AT&T's coverage map [att.com] has a lot of gaps, especially west of the Mississippi River and from Virginia to Maine. Zoom in, and a lot of the areas show up as "partner" (that is, roaming), and if you live in a "partner" area, AT&T won't let you buy a phone [boston.com] . Even if you do live in an area where AT&T maintains a network, roaming during travel can get ridiculously expensive [iht.com] . Furthermore, the coverage map's disclaimer states flat-out that "AT&T does not guarantee coverage."

Re:It's the network. NOT. (2, Insightful)

devjj (956776) | more than 6 years ago | (#21150741)

Good points, except they apply to any carrier. All carriers have coverage gaps, and having unlocked iPhones available doesn't exactly mean that problem is solved. In the US, at least, where T-Mobile is pretty much your "other" GSM option, the coverage issue certainly isn't solved.

One thing that strikes me about this product in particular is how people feel entitled to it, as though in a free market you have the "right" to purchase and use an iPhone. Like all products the iPhone has a target market, and apparently Apple has decided that its target market for this device shall be limited to the people with coverage by one of its exclusive carriers. They have the right to make that decision, just as you have the right to determine whether or not it fits your needs.

Bottom line: The iPhone isn't intended for everyone, and if you have to jump through hoops to get it on your terms, it certainly isn't meant for you. Wait a little while so the market can come to terms with how to create appropriate competing products, and buy something that actually fits your needs.

Re:It's the network. NOT. (1)

DavidShor (928926) | more than 6 years ago | (#21150785)

"The iPhone isn't intended for everyone, and if you have to jump through hoops to get it on your terms, it certainly isn't meant for you. Wait a little while so the market can come to terms with how to create appropriate competing products, and buy something that actually fits your needs."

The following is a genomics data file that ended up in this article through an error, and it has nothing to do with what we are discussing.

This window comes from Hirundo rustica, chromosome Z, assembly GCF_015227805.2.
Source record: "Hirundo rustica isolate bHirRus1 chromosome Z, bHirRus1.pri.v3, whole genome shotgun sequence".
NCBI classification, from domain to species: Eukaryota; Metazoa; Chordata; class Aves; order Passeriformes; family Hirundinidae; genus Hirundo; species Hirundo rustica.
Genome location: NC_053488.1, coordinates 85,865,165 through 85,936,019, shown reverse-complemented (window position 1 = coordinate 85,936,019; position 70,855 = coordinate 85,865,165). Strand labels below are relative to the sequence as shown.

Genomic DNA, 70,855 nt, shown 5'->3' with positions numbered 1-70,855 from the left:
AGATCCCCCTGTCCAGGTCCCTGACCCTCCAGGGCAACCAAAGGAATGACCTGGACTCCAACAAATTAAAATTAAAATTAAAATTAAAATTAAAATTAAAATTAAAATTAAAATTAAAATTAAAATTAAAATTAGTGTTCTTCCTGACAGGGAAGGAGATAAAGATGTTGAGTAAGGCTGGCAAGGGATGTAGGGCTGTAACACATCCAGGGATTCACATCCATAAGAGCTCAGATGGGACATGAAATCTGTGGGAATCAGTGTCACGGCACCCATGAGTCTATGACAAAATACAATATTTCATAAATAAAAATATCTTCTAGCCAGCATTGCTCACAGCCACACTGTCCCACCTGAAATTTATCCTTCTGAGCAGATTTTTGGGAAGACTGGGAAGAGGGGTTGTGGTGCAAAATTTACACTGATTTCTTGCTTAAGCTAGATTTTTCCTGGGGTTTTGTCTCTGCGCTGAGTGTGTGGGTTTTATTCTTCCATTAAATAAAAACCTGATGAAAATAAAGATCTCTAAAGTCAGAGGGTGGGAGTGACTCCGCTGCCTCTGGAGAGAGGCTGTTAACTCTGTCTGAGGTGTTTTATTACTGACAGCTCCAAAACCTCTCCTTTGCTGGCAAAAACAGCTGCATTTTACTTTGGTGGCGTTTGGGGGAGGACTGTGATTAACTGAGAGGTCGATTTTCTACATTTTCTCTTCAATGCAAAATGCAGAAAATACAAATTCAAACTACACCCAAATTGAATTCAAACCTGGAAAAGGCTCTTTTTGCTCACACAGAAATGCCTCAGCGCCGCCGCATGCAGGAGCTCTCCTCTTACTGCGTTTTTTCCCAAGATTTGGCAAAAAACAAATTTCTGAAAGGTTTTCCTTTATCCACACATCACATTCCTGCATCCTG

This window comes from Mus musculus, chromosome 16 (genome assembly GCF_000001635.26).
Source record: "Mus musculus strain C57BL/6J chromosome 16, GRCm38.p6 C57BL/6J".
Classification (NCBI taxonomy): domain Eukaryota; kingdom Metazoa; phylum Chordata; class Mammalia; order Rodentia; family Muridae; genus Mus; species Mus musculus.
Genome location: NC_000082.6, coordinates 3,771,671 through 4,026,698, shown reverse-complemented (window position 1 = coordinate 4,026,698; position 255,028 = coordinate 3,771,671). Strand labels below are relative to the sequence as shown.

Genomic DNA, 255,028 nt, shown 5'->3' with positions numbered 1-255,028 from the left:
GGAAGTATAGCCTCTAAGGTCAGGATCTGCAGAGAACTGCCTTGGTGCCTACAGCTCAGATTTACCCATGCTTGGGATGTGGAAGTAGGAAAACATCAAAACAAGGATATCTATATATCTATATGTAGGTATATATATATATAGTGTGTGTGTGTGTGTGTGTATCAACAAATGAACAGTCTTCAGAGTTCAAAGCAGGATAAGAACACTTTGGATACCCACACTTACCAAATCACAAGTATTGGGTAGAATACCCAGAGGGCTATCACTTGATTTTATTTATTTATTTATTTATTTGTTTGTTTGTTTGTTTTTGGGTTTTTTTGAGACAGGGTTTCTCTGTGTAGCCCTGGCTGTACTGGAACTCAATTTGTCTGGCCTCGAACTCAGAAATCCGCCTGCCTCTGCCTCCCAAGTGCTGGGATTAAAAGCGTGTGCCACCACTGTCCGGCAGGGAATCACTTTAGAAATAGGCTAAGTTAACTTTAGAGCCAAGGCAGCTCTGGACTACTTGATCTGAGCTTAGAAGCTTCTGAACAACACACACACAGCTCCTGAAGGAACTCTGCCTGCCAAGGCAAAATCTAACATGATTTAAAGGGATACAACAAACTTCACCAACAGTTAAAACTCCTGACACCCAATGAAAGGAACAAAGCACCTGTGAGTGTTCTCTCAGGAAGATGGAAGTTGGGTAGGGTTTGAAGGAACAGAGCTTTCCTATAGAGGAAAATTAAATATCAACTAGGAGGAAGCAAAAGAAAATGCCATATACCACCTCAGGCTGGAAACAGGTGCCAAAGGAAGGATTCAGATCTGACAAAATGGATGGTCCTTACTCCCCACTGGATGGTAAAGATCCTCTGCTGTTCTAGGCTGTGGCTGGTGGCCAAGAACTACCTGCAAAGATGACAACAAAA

Or, we could ban carrier lock-in. That would be faster and better for our economy.

Re:They make money. So what. (1)

omeomi (675045) | more than 6 years ago | (#21150373)

I still think Apple is being rather silly about the cash issue.

I agree. I wouldn't ever pay cash for something that expensive, but I can see where other people would want to be able to. And I don't really understand how refusing cash makes it easier for Apple to stop people from hacking iPhones. If it's to track sales so you can only buy 2 iPhones per year per credit card or something, just use another credit card...

Re:They make money. So what. (1)

snl2587 (1177409) | more than 6 years ago | (#21150407)

And all that will happen is that instead of people buying a bunch of iPhones, hacking them all and selling them, people would instead provide a send-away service. Or someone will develop an even easier method that the average user or their tech-inclined friend could do. Either way, limiting to 2 phones just forces a different avenue for hackers, not an end to the hacking.

Re:They make money. So what. (1)

falcon5768 (629591) | more than 6 years ago | (#21150441)

the idea is to prevent people from mass-buying the phones, unlocking them, then selling them unlocked.

They are less concerned about the few people doing it, and more about the number of companies who have stated they would do it for a profit on the phone.

Re:They make money. So what. (1)

DavidShor (928926) | more than 6 years ago | (#21150837)

Sounds more likely that they will just drive these already shady companies further underground. Expect Iphones to "fall out of a truck".

Re:They make money. So what. (1)

timeOday (582209) | more than 6 years ago | (#21150421)

They make money, good for them.
Knowledge of Apple's fat profit margin is useful to customers in a few ways. First, if you believe in market economics, it means competitors should be offering similarly useful products for less money soon, so you can probably save a lot of money by waiting a short while. Second, would-be unlockers considering buying an iPhone for use with another carrier can use this information to judge how likely Apple is to look the other way.

Market economics are fundamentally adversarial. The idea that pricing/profit information is a "so what"? issue is just wrong.

Re:They make money. So what. (1)

michaelknauf (830252) | more than 6 years ago | (#21150717)